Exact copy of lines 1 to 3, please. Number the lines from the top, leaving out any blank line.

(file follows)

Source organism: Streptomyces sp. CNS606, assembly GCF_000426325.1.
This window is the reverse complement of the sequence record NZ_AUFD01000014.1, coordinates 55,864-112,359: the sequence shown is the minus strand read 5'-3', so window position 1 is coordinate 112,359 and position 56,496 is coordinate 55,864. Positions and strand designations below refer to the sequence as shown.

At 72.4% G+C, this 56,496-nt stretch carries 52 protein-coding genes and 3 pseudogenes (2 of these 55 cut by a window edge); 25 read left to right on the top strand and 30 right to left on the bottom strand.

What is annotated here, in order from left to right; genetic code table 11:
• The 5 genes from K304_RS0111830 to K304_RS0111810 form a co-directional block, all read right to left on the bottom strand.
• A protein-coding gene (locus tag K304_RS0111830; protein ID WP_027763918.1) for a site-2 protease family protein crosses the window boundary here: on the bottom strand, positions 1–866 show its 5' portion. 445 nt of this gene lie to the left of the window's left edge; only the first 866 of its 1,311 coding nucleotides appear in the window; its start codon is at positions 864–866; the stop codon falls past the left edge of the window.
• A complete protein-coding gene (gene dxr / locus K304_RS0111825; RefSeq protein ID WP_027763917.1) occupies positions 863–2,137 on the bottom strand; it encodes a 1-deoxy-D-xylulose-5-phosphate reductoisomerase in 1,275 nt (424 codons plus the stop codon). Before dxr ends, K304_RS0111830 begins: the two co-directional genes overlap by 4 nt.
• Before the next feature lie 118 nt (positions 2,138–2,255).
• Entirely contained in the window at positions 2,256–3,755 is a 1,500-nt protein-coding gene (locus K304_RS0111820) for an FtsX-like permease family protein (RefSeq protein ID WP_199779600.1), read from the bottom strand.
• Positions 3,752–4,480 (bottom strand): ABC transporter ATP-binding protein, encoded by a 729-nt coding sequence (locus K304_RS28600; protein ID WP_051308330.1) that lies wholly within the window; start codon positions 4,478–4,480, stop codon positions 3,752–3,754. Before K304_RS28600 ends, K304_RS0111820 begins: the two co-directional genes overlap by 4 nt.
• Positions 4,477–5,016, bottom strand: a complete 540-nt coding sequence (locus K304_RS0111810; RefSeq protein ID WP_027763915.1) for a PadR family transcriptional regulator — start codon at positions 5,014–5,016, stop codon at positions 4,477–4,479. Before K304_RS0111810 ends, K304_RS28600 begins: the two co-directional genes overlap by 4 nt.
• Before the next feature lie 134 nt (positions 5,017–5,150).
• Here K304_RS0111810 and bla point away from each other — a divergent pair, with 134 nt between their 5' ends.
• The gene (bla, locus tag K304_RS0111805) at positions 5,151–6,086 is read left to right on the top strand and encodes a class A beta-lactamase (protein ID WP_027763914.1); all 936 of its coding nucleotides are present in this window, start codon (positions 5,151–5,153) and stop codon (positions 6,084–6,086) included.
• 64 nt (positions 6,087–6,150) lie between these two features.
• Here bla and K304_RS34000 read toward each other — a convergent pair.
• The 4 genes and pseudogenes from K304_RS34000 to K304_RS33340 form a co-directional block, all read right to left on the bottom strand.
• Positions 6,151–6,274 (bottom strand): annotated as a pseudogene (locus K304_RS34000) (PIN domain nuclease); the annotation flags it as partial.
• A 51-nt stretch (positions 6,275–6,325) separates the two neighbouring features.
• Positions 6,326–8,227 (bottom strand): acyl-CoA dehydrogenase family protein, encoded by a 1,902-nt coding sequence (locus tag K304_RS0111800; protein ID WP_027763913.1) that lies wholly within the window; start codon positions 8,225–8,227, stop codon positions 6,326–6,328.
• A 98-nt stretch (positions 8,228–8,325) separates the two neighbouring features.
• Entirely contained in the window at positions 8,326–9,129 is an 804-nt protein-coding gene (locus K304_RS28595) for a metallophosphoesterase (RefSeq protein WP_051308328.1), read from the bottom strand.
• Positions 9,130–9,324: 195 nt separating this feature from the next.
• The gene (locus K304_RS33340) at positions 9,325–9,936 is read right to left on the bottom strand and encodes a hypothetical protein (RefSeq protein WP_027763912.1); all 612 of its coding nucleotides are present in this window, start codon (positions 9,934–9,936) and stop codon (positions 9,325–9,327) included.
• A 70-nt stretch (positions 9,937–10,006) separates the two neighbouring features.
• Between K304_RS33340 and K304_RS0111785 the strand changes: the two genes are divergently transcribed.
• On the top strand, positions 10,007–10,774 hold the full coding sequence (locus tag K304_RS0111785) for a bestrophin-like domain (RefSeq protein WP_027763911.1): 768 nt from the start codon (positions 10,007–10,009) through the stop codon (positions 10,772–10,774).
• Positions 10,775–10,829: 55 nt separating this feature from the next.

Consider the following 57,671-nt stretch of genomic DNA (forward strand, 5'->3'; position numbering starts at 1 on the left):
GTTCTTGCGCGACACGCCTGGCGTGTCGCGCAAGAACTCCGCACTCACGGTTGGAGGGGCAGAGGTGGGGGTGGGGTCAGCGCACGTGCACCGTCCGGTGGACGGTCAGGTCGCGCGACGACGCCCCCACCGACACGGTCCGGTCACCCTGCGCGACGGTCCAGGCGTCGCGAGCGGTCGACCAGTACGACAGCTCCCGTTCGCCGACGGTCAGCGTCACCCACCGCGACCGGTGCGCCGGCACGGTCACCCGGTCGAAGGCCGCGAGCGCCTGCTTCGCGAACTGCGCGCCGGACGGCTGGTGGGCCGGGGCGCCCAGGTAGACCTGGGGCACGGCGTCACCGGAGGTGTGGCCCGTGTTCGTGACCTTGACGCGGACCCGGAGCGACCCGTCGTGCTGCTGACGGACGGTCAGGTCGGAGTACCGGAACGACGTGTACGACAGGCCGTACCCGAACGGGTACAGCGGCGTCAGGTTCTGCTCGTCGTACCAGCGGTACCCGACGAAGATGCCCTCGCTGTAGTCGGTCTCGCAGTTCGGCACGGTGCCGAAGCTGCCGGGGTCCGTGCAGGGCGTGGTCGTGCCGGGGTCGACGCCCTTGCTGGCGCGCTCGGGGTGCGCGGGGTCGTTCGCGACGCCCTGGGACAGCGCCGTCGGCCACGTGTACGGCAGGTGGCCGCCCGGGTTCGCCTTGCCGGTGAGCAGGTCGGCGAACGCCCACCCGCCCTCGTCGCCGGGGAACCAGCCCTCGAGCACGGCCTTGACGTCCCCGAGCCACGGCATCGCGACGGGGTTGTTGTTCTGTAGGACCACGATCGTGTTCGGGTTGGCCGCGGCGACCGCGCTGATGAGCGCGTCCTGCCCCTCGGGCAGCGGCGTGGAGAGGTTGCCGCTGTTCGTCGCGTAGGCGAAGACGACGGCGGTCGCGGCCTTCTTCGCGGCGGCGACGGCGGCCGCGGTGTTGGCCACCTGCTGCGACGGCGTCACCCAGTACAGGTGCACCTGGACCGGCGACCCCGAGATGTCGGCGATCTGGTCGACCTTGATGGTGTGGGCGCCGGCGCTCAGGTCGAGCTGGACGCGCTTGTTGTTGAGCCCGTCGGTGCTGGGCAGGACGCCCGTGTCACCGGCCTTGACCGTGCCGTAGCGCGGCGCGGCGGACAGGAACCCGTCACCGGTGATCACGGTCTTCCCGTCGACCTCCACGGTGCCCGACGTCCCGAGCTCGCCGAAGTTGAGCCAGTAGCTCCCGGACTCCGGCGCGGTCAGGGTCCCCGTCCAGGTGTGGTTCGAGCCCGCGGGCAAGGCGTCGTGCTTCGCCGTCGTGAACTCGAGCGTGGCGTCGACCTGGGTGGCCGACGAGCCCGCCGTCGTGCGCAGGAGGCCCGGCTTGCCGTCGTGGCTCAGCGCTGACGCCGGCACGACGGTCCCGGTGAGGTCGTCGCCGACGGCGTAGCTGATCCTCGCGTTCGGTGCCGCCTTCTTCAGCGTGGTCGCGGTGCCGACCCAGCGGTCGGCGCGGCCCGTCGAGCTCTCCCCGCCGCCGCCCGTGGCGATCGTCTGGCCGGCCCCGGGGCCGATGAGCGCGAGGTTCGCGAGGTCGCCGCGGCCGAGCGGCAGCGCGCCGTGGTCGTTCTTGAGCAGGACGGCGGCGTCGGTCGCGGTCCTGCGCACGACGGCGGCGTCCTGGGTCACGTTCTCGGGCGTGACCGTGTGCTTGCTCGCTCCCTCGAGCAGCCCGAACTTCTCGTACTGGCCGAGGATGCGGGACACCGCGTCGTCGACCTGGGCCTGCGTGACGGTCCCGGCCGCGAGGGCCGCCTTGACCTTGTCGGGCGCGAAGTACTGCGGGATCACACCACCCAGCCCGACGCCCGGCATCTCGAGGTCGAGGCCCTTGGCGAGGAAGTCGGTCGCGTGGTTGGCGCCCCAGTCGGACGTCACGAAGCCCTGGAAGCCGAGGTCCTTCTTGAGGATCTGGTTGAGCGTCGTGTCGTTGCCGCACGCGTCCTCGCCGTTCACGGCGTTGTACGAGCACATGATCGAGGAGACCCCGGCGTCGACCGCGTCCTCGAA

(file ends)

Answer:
Source organism: Streptomyces sp. CNS606, assembly GCF_000426325.1.
This window is the reverse complement of the sequence record NZ_AUFD01000014.1, coordinates 55,864-112,359: the sequence shown is the minus strand read 5'-3', so window position 1 is coordinate 112,359 and position 56,496 is coordinate 55,864. Positions and strand designations below refer to the sequence as shown.

At 72.4% G+C, this 56,496-nt stretch carries 52 protein-coding genes and 3 pseudogenes (2 of these 55 cut by a window edge); 25 read left to right on the top strand and 30 right to left on the bottom strand.